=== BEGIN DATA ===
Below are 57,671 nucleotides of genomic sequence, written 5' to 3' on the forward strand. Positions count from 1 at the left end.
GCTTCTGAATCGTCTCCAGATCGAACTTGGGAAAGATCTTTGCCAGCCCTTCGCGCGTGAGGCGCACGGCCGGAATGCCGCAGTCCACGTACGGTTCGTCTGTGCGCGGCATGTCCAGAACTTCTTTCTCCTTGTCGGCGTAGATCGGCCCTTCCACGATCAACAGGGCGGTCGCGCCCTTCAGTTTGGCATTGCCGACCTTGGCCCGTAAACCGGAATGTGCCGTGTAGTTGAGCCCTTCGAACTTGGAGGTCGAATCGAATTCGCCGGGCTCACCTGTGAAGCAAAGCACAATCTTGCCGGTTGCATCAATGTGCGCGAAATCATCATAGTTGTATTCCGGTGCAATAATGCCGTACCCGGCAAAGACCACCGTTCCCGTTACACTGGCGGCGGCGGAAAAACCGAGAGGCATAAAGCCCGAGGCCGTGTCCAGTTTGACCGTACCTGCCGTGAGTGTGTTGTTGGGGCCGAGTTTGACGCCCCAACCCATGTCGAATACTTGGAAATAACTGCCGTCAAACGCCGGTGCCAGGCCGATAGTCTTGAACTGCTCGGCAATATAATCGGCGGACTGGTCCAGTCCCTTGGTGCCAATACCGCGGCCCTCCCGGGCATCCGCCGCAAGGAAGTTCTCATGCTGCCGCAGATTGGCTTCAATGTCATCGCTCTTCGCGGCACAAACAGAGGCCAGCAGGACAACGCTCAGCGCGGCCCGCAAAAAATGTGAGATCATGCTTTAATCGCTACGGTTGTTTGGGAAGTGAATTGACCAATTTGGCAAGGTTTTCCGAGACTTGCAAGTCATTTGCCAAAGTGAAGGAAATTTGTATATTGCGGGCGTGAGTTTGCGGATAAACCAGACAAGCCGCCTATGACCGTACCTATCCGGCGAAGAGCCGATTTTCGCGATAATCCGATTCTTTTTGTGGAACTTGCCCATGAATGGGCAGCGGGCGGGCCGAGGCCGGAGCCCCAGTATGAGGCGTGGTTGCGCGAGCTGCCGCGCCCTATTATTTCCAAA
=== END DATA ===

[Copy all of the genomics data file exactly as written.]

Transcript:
Below are 57,671 nucleotides of genomic sequence, written 5' to 3' on the forward strand. Positions count from 1 at the left end.
GCTTCTGAATCGTCTCCAGATCGAACTTGGGAAAGATCTTTGCCAGCCCTTCGCGCGTGAGGCGCACGGCCGGAATGCCGCAGTCCACGTACGGTTCGTCTGTGCGCGGCATGTCCAGAACTTCTTTCTCCTTGTCGGCGTAGATCGGCCCTTCCACGATCAACAGGGCGGTCGCGCCCTTCAGTTTGGCATTGCCGACCTTGGCCCGTAAACCGGAATGTGCCGTGTAGTTGAGCCCTTCGAACTTGGAGGTCGAATCGAATTCGCCGGGCTCACCTGTGAAGCAAAGCACAATCTTGCCGGTTGCATCAATGTGCGCGAAATCATCATAGTTGTATTCCGGTGCAATAATGCCGTACCCGGCAAAGACCACCGTTCCCGTTACACTGGCGGCGGCGGAAAAACCGAGAGGCATAAAGCCCGAGGCCGTGTCCAGTTTGACCGTACCTGCCGTGAGTGTGTTGTTGGGGCCGAGTTTGACGCCCCAACCCATGTCGAATACTTGGAAATAACTGCCGTCAAACGCCGGTGCCAGGCCGATAGTCTTGAACTGCTCGGCAATATAATCGGCGGACTGGTCCAGTCCCTTGGTGCCAATACCGCGGCCCTCCCGGGCATCCGCCGCAAGGAAGTTCTCATGCTGCCGCAGATTGGCTTCAATGTCATCGCTCTTCGCGGCACAAACAGAGGCCAGCAGGACAACGCTCAGCGCGGCCCGCAAAAAATGTGAGATCATGCTTTAATCGCTACGGTTGTTTGGGAAGTGAATTGACCAATTTGGCAAGGTTTTCCGAGACTTGCAAGTCATTTGCCAAAGTGAAGGAAATTTGTATATTGCGGGCGTGAGTTTGCGGATAAACCAGACAAGCCGCCTATGACCGTACCTATCCGGCGAAGAGCCGATTTTCGCGATAATCCGATTCTTTTTGTGGAACTTGCCCATGAATGGGCAGCGGGCGGGCCGAGGCCGGAGCCCCAGTATGAGGCGTGGTTGCGCGAGCTGCCGCGCCCTATTATTTCCAAA